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  Heebner & Sons two-horse treadmill type horse
power, about 1900

  Owen, Lane & Dyer portable steam
engine, about 1857

May 2007

Horse Power!

How much horsepower really comes from a horse?  While the answer to this may seem obvious, it's actually fairly complicated.  The most complete answers start out with “it depends.”

Much of farming is strenuous, tedious, repetitive work.  For American farmers, chronic labor shortages made the effort of farm work all the more taxing, so they were very interested in finding ways to get farm work done with less man-power.  Horses and oxen were the main source of power and had been used for centuries for plowing.  Improved farm machinery throughout the1800s added the power of horses to other activities such as planting, cultivating, and eventually, mowing and harvesting.  Farmers understood the effort required for these tasks in terms of the number of horses needed to pull the equipment, such as one horse for a cultivator, and three or more for a harvester or large plow.  Applying the power of horses to farm work helped to steadily increase the productivity of American farms throughout the 1800s.




MORE:  Horse Power!


Yet horsepower as a measure of power pre-dates the mechanization of the farm.  It was developed by James Watt in the 1780s as a way to measure the output of a steam engine.  Horsepower was based on his observations of how much work a horse could do in a normal ten-hour day, pulling the sweep arms of the horse-powered pumps that were used to remove water from mines.  This figure worked out to 33,000 foot-pounds per minute, or the effort required to raise 33,000 pounds of water one-foot in one minute.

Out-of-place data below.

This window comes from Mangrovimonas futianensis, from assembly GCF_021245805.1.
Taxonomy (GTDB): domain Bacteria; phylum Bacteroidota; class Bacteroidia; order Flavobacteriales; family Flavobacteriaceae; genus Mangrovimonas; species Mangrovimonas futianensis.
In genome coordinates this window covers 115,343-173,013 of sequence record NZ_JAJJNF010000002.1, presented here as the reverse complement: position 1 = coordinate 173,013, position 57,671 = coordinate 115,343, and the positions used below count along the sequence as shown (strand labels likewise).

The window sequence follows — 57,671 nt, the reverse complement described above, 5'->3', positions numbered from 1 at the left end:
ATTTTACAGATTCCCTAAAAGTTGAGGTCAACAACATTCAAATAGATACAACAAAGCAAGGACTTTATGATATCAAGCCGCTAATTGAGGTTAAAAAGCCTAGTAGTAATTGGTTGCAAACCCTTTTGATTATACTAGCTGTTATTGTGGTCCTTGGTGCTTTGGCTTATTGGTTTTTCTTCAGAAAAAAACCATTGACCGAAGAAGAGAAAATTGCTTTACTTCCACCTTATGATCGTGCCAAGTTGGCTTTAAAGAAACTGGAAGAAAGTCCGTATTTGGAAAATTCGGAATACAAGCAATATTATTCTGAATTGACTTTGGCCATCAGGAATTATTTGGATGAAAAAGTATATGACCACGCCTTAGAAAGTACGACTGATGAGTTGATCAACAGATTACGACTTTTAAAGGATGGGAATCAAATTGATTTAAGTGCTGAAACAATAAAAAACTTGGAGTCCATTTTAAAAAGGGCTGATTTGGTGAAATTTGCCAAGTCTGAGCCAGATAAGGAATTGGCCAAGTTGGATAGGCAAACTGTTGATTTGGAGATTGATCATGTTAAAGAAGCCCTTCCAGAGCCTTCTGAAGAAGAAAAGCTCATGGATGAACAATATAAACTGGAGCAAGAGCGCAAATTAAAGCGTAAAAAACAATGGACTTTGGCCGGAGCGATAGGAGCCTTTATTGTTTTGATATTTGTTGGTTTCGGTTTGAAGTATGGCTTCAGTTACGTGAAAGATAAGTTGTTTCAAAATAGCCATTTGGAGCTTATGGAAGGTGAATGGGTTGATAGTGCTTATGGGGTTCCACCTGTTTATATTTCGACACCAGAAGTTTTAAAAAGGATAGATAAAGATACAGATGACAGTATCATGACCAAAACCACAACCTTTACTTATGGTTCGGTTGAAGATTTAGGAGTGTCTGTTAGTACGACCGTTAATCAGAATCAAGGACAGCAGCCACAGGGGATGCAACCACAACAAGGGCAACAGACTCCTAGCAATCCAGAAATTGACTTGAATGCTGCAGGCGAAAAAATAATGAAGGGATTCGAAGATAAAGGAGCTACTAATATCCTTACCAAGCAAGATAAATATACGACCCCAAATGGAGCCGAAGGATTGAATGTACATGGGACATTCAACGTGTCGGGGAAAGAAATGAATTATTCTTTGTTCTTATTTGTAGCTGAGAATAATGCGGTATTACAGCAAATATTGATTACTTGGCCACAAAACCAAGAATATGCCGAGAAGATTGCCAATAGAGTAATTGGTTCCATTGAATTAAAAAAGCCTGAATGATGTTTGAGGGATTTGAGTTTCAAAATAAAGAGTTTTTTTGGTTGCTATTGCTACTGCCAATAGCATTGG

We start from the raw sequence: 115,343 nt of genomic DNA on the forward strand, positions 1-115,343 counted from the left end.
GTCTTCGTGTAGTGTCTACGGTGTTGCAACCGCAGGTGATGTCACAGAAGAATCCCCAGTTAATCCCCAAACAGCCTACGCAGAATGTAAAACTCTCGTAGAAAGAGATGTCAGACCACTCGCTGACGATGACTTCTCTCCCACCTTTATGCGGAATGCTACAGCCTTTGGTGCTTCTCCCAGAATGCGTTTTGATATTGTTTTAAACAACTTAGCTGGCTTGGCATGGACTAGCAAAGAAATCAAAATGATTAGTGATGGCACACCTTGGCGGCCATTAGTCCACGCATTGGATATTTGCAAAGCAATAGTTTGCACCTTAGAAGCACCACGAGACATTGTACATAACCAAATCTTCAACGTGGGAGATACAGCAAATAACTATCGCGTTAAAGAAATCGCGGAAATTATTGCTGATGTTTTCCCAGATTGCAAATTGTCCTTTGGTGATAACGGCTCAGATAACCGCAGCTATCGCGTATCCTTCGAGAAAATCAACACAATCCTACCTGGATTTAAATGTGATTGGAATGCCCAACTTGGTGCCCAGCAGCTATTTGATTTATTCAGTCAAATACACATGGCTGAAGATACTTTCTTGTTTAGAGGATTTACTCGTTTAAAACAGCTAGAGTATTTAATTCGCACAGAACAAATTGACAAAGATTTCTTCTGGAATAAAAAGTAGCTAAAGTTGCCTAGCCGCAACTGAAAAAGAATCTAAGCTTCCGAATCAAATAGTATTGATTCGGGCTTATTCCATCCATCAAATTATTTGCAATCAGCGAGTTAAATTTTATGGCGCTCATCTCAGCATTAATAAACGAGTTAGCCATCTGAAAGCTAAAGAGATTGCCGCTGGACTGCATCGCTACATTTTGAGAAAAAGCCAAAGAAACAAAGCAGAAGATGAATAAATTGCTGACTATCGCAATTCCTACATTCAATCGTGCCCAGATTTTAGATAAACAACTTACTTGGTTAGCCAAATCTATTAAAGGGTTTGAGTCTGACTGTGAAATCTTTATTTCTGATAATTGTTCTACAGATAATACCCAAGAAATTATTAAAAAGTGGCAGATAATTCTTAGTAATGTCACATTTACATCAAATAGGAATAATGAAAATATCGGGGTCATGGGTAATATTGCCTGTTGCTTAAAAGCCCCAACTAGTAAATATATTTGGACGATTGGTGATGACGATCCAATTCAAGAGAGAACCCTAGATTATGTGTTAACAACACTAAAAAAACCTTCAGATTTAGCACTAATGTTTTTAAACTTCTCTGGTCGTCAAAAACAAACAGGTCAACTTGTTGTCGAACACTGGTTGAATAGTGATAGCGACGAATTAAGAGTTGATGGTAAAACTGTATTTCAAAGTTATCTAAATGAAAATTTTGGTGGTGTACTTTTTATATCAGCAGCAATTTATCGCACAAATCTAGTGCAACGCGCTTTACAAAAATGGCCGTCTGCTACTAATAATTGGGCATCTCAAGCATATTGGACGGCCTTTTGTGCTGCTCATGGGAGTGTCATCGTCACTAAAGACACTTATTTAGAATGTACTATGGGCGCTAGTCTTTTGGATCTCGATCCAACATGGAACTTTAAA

As farmers mechanized barn or farm yard work like threshing, winnowing, corn shelling and corn grinding, they began to use stationary power sources—either treadmills and sweeps powered by horses, or steam engines.  Here, the agricultural idea of horsepower and the industrial idea of horsepower bumped heads.  A steam engine, such as the circa 1857 Owen, Lane & Dyer in our new Agricultural Gallery in Greenfield Village is rated at ten horsepower.  The circa 1900 Heebner two-horse tread power uses, well, two horses.  Yet each of these power sources could be used to run the same piece of farm equipment.  Some farmers came to use a rule of thumb for farm equipment, calculating that one horse was worth about three horsepower in an engine. Why is this?

Engine horsepower ratings (and there are many varieties of these) are typically over-estimated because they are often calculations of the power delivered to the machine—not how much actually reaches its “business end.”   For example, they don't account for power losses that occur between the piston, and whatever the piston is driving—which can be more like 70% to 90% of the rated horsepower.  In addition, those measures are made at the ideal engine speed.

On the other hand, various studies have shown that peak horsepower for a horse (sustainable for a few seconds) is as high as 12-15 horsepower.  This is based on calculated estimates, as well as observed estimates (a 1925 study of the Iowa State Fair's horse pull).  Over the course of a 10-hour workday, however, the average output of a horse is more along the lines of one horsepower—which coincides with James Watt's original way of describing horsepower.

So how much horsepower comes from a horse?  As we see, it depends.  If we measure it in an optimal way, as we do with engines, it is as high as 15 horsepower.  If we measure it as James Watt did—over the course of a long 10-hour day, horses walking in a circle—it gets down to one horsepower. 

Nineteenth century farmers quickly learned that if they were buying an engine to do a task that a horse had previously done, they needed an engine that was rated for three horsepower for every horse they had used for the task.

-- Jim McCabe, Acting Curator of Agriculture

This March 1860 advertisement from Country Gentleman magazine shows a thresher-separator powered by a two-horse treadmill horse power.  A steam engine could also have been used to operate the machinery.

A portable steam engine powers the thresher-separator in this photograph, likely taken in the 1880s or 1890s.


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